It might not seem as though God speaks. After all, if God is speaking in the world, the world’s track record is not encouraging. Both the world’s silence in the face of ongoing atrocity and everyday suffering, and its contrary messages and cacophony of noisy voices, are deafening.
God speaks precisely because of the world’s track record, to break silence and to cut through distortions. God speaks so that all hear — hear what God intends for all to hear: God’s promise of new life.
In the Sinai wilderness, God said to the people God had brought out of slavery in the land of Egypt, “Hear O Israel, the Lord is your God the Lord alone” (Deuteronomy 6:4).
These wandering Israelites needed to hear God’s claim on them. The wilderness was a barren place. Some people thought God had abandoned them. Others thought they needed to do something for God to love them.
God spoke to show God’s love toward them, to establish a new life of promise with them — without condition.
God spoke for them to know that they were God’s people by God’s own choosing — without condition.
Where they heard and experienced death, God spoke and gave life — without condition.
God spoke then, just as God speaks now, to make clear the only thing anyone needs to do is trust the promise that God is God, that God always keeps God’s promises — without condition.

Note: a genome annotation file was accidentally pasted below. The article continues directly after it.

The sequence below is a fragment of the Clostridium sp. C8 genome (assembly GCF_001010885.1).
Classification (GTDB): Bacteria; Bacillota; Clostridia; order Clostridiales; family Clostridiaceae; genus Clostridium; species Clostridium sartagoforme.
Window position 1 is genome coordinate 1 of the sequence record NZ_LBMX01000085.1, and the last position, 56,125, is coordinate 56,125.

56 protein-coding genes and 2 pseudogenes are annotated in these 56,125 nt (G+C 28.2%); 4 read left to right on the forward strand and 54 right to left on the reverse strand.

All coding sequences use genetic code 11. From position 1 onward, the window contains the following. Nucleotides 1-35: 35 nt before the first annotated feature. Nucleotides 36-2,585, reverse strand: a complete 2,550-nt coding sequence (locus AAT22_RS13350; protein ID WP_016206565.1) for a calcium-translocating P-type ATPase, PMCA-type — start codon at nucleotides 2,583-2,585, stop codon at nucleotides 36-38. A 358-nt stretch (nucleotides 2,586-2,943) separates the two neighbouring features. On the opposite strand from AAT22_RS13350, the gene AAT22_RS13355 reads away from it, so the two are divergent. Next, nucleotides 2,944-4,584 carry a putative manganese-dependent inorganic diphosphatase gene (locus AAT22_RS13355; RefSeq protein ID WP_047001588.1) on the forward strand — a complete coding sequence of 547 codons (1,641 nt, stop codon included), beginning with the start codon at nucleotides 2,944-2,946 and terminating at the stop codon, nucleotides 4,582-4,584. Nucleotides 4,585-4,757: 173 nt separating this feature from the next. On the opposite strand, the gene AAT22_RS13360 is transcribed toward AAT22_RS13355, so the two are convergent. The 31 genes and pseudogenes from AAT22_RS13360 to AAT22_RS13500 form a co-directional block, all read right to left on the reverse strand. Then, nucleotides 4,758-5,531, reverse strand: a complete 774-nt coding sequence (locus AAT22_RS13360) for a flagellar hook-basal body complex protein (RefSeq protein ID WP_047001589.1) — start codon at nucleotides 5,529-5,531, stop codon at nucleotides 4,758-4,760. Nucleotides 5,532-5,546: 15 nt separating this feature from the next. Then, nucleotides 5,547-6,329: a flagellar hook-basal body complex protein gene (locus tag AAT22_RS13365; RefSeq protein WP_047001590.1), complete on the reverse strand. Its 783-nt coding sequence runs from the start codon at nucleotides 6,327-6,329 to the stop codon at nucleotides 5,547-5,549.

Trust and live life.
By a promise, that is by God’s own choosing, Christians come to be part of God’s people freely and without condition. On the cross, God speaks this promise: the love of God is stronger than every other force, even death. More than that, even as Christ Jesus is raised from the dead, so too, are all God’s people.
The central claim of Christianity is that on the cross, God in Christ Jesus brings all people to himself. Nothing — not even death — separates people from God. Where we see and experience death, God sees and gifts us with the experience of life. The promise God speaks is this profound.
Whether in a formal sermon or an impromptu homily, in an informal conversation or gestures made in liturgical rites, God’s unconditional promise of life is spoken for all to hear. It is proclaimed as a word for you by someone called to publicly serve the church. And as a word for you, preaching in its many forms is meant to build up both individual and community.
There is much in life that will naturally proclaim an element of, if not total, death. Hearing God speak is to always hear a word of life. Life freely offered. Life without condition. Life abundant for all. Life poured out in the midst of emptiness.
Because many people claim to speak for God, it is often times challenging to determine whether the voice is the voice of God or some other voice.
This is a reliable way to discern the difference, no matter who is speaking: to hear a word of death is not to hear God; to hear a word of perfect life is to hear God speaking — speaking directly to you and for you to know and live in the freedom of newness of life.